- Arrest must be for a proper purpose: Peace officers should not arrest people automatically even if they have reasonable grounds to believe they have committed a crime. Persons may be arrested to ensure they appear in court and stand trial, or to stop them committing a crime or interfering with the evidence; but if an arrest is done for some other purpose, e.g. to intimidate or punish them, then it is illegal. The power of arrest, in other words, must be exercised carefully and reasonably.
- Power of search: Under the Criminal Procedure and Evidence Act only police officers are allowed to enter premises and search for evidence. Other peace officers cannot do so. Even if ZACC’s officers are designated as peace officers, therefore, they will not have general powers of search ‒ though it must be pointed out that the Schedule to the Anti-Corruption Commission Act states that they can enter premises and require public officers or their agents to answer questions – but they cannot search the premises.
Is the Designation of ZACC’s Officers as Peace Officers Legal?
On the face of it SI 143 seems perfectly legal. The Criminal Procedure and Evidence Act empowers the Minister of Justice to publish statutory instruments designating anyone as peace officers, and that is what he has done in SI 143. The SI seems a reasonable exercise of the Minister’s power because, to judge from the chairperson’s excited remarks quoted at the beginning of this bulletin, ZACC’s officers need to be able to arrest suspects.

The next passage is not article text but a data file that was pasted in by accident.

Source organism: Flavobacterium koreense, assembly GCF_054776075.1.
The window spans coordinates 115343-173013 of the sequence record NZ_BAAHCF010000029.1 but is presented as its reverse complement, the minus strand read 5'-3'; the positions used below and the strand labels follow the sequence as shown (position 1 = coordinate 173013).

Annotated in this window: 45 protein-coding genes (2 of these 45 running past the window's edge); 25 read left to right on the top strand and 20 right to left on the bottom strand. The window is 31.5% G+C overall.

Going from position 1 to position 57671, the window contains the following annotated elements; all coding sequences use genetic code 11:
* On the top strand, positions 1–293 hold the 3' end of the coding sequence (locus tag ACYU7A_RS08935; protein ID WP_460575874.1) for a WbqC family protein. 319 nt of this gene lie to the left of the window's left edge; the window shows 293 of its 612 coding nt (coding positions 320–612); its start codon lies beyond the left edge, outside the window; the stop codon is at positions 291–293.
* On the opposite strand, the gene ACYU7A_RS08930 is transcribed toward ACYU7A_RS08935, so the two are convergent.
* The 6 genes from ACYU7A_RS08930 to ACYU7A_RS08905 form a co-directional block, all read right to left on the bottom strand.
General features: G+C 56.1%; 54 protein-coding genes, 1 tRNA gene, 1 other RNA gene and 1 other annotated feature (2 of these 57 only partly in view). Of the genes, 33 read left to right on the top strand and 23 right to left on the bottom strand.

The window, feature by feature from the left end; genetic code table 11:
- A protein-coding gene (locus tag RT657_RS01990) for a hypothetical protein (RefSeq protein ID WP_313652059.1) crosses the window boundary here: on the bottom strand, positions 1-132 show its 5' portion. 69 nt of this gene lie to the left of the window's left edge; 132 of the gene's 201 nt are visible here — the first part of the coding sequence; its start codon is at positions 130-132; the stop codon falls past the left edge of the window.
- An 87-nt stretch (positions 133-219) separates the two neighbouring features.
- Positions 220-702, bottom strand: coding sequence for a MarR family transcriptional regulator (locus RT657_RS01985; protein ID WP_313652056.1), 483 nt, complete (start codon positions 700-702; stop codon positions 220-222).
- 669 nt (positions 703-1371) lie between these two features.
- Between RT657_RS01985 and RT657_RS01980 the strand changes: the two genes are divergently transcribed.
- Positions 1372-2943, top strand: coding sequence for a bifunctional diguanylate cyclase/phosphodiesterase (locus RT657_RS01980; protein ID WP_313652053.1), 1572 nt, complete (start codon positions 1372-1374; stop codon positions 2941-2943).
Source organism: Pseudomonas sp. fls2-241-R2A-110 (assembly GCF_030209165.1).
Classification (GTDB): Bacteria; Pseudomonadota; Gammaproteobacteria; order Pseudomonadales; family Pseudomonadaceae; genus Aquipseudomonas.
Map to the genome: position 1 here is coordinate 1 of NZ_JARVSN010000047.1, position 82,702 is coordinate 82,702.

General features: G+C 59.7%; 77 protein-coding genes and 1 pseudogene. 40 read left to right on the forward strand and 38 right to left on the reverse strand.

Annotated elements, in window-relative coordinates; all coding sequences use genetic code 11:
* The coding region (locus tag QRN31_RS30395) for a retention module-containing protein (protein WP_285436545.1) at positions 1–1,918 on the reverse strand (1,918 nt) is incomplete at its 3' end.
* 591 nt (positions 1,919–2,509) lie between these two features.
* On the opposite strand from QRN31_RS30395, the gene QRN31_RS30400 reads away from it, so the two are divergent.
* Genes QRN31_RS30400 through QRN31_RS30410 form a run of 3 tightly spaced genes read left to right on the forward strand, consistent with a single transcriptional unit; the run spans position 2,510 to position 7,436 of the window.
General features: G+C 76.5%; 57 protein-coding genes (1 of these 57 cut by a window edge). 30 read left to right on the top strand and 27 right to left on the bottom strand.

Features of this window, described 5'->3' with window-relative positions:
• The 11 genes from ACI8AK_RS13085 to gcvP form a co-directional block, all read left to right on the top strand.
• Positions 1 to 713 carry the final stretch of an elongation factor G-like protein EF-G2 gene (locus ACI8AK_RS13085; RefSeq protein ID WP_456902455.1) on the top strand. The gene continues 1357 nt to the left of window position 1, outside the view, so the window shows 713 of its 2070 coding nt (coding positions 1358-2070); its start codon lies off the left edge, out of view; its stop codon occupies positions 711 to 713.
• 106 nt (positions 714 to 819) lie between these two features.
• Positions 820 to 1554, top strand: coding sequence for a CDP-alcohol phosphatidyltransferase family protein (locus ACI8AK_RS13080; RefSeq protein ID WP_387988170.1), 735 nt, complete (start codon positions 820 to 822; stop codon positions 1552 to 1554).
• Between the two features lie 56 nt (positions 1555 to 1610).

On the other hand, there are grounds for saying that the SI is illegal:
- Section 255 of the Constitution, which sets out ZACC’s functions, states in subsection (3):
“The Government must ensure, through legislative and other means, that the Zimbabwe Anti-Corruption Commission has power to recommend the arrest and secure the prosecution of persons reasonably suspected of corruption, abuse of power and other improper conduct which falls within the Commission’s jurisdiction.”
This provision would have been worded differently if the constitution-makers had envisaged ZACC’s officers being given powers of arrest rather than merely recommending that persons be arrested.
- ZACC is a constitutional commission and its functions are laid down in the Constitution. It is possible to extend those functions through section 321 of the Constitution, which states that “An Act of Parliament may confer additional functions on a Commission”; but SI 143 is not an Act of Parliament even though it is made in terms of one.
- Even if it were legal to designate ZACC’s officers as peace officers it should not be “for all purposes”, because that would empower them to arrest people for crimes unrelated to corruption. This is too wide. The Schedule to the Anti-Corruption Act, which gives ZACC additional powers, sets out a long list of crimes for which ZACC may recommend prosecution; the suggestion is that those and those alone are the crimes with which ZACC must concern itself.
SI 143 is yet another of the statutory instruments published recently to give effect to important government programmes ‒ in this case the anti-corruption drive ‒ whose legality is open to doubt. Ministers who need legislation to underpin their policies would be better advised to approach Parliament and persuade it to pass an appropriate Act of Parliament, rather than resorting to statutory instruments which are open to legal challenge.